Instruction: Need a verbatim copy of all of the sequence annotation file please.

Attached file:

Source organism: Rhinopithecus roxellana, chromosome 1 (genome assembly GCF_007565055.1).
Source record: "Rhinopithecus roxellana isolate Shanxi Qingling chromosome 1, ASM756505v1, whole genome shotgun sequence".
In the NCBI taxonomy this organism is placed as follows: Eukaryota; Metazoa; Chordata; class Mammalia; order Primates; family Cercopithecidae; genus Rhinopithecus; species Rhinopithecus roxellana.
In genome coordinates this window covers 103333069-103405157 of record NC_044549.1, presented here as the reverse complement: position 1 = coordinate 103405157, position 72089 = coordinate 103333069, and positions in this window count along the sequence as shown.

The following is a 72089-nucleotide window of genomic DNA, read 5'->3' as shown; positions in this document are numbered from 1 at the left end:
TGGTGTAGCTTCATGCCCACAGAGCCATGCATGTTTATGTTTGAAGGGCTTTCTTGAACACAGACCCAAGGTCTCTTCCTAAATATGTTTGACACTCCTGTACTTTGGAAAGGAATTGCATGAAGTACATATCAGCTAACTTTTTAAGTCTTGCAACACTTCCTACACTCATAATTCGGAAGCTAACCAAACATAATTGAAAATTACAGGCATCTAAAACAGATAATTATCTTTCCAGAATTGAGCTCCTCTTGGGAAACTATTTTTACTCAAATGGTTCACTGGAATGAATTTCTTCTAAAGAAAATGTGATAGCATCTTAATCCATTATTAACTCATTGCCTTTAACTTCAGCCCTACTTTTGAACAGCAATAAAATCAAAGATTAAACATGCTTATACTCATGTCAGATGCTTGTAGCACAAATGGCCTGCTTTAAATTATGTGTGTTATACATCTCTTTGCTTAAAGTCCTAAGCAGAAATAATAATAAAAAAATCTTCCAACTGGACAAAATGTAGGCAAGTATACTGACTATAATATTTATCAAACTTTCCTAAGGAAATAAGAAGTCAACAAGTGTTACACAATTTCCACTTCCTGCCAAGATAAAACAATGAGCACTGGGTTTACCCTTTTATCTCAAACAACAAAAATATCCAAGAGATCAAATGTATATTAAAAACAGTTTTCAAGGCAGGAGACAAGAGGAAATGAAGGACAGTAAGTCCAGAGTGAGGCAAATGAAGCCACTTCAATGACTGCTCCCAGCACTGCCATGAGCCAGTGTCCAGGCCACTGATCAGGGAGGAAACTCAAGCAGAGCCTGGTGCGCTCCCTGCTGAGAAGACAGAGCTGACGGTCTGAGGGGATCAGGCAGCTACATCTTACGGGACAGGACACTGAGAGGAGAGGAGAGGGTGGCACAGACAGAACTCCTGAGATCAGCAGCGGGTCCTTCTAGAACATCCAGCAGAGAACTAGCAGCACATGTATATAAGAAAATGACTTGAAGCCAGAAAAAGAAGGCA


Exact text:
Source organism: Rhinopithecus roxellana, chromosome 1 (genome assembly GCF_007565055.1).
Source record: "Rhinopithecus roxellana isolate Shanxi Qingling chromosome 1, ASM756505v1, whole genome shotgun sequence".
In the NCBI taxonomy this organism is placed as follows: Eukaryota; Metazoa; Chordata; class Mammalia; order Primates; family Cercopithecidae; genus Rhinopithecus; species Rhinopithecus roxellana.
In genome coordinates this window covers 103333069-103405157 of record NC_044549.1, presented here as the reverse complement: position 1 = coordinate 103405157, position 72089 = coordinate 103333069, and positions in this window count along the sequence as shown.

The following is a 72089-nucleotide window of genomic DNA, read 5'->3' as shown; positions in this document are numbered from 1 at the left end:
TGGTGTAGCTTCATGCCCACAGAGCCATGCATGTTTATGTTTGAAGGGCTTTCTTGAACACAGACCCAAGGTCTCTTCCTAAATATGTTTGACACTCCTGTACTTTGGAAAGGAATTGCATGAAGTACATATCAGCTAACTTTTTAAGTCTTGCAACACTTCCTACACTCATAATTCGGAAGCTAACCAAACATAATTGAAAATTACAGGCATCTAAAACAGATAATTATCTTTCCAGAATTGAGCTCCTCTTGGGAAACTATTTTTACTCAAATGGTTCACTGGAATGAATTTCTTCTAAAGAAAATGTGATAGCATCTTAATCCATTATTAACTCATTGCCTTTAACTTCAGCCCTACTTTTGAACAGCAATAAAATCAAAGATTAAACATGCTTATACTCATGTCAGATGCTTGTAGCACAAATGGCCTGCTTTAAATTATGTGTGTTATACATCTCTTTGCTTAAAGTCCTAAGCAGAAATAATAATAAAAAAATCTTCCAACTGGACAAAATGTAGGCAAGTATACTGACTATAATATTTATCAAACTTTCCTAAGGAAATAAGAAGTCAACAAGTGTTACACAATTTCCACTTCCTGCCAAGATAAAACAATGAGCACTGGGTTTACCCTTTTATCTCAAACAACAAAAATATCCAAGAGATCAAATGTATATTAAAAACAGTTTTCAAGGCAGGAGACAAGAGGAAATGAAGGACAGTAAGTCCAGAGTGAGGCAAATGAAGCCACTTCAATGACTGCTCCCAGCACTGCCATGAGCCAGTGTCCAGGCCACTGATCAGGGAGGAAACTCAAGCAGAGCCTGGTGCGCTCCCTGCTGAGAAGACAGAGCTGACGGTCTGAGGGGATCAGGCAGCTACATCTTACGGGACAGGACACTGAGAGGAGAGGAGAGGGTGGCACAGACAGAACTCCTGAGATCAGCAGCGGGTCCTTCTAGAACATCCAGCAGAGAACTAGCAGCACATGTATATAAGAAAATGACTTGAAGCCAGAAAAAGAAGGCA